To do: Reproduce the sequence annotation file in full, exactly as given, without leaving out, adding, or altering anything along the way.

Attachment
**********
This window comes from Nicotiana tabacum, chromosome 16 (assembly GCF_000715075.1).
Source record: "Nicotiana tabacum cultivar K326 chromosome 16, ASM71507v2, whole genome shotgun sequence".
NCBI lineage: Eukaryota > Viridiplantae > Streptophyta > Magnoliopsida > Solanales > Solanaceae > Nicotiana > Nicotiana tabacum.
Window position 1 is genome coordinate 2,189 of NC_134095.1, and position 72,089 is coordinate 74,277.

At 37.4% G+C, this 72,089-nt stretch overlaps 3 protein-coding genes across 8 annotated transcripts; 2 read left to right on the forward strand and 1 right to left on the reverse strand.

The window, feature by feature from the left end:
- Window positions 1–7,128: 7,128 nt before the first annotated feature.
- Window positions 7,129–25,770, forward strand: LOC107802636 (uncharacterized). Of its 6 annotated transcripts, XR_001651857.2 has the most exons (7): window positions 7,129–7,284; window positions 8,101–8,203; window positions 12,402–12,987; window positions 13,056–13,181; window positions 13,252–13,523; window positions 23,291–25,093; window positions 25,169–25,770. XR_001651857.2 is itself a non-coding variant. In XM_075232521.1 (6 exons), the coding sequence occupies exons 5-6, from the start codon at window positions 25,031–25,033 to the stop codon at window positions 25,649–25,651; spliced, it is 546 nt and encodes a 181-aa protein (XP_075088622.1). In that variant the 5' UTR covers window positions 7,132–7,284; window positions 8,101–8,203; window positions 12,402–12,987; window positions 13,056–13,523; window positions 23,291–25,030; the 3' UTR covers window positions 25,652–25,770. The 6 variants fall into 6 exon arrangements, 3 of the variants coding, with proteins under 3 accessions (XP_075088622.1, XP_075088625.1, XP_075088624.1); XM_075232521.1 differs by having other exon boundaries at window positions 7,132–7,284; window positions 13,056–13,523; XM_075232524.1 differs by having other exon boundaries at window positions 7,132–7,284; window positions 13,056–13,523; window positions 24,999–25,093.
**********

This window comes from Nicotiana tabacum, chromosome 16 (assembly GCF_000715075.1).
Source record: "Nicotiana tabacum cultivar K326 chromosome 16, ASM71507v2, whole genome shotgun sequence".
NCBI lineage: Eukaryota > Viridiplantae > Streptophyta > Magnoliopsida > Solanales > Solanaceae > Nicotiana > Nicotiana tabacum.
Window position 1 is genome coordinate 2,189 of NC_134095.1, and position 72,089 is coordinate 74,277.

At 37.4% G+C, this 72,089-nt stretch overlaps 3 protein-coding genes across 8 annotated transcripts; 2 read left to right on the forward strand and 1 right to left on the reverse strand.

The window, feature by feature from the left end:
- Window positions 1–7,128: 7,128 nt before the first annotated feature.
- Window positions 7,129–25,770, forward strand: LOC107802636 (uncharacterized). Of its 6 annotated transcripts, XR_001651857.2 has the most exons (7): window positions 7,129–7,284; window positions 8,101–8,203; window positions 12,402–12,987; window positions 13,056–13,181; window positions 13,252–13,523; window positions 23,291–25,093; window positions 25,169–25,770. XR_001651857.2 is itself a non-coding variant. In XM_075232521.1 (6 exons), the coding sequence occupies exons 5-6, from the start codon at window positions 25,031–25,033 to the stop codon at window positions 25,649–25,651; spliced, it is 546 nt and encodes a 181-aa protein (XP_075088622.1). In that variant the 5' UTR covers window positions 7,132–7,284; window positions 8,101–8,203; window positions 12,402–12,987; window positions 13,056–13,523; window positions 23,291–25,030; the 3' UTR covers window positions 25,652–25,770. The 6 variants fall into 6 exon arrangements, 3 of the variants coding, with proteins under 3 accessions (XP_075088622.1, XP_075088625.1, XP_075088624.1); XM_075232521.1 differs by having other exon boundaries at window positions 7,132–7,284; window positions 13,056–13,523; XM_075232524.1 differs by having other exon boundaries at window positions 7,132–7,284; window positions 13,056–13,523; window positions 24,999–25,093.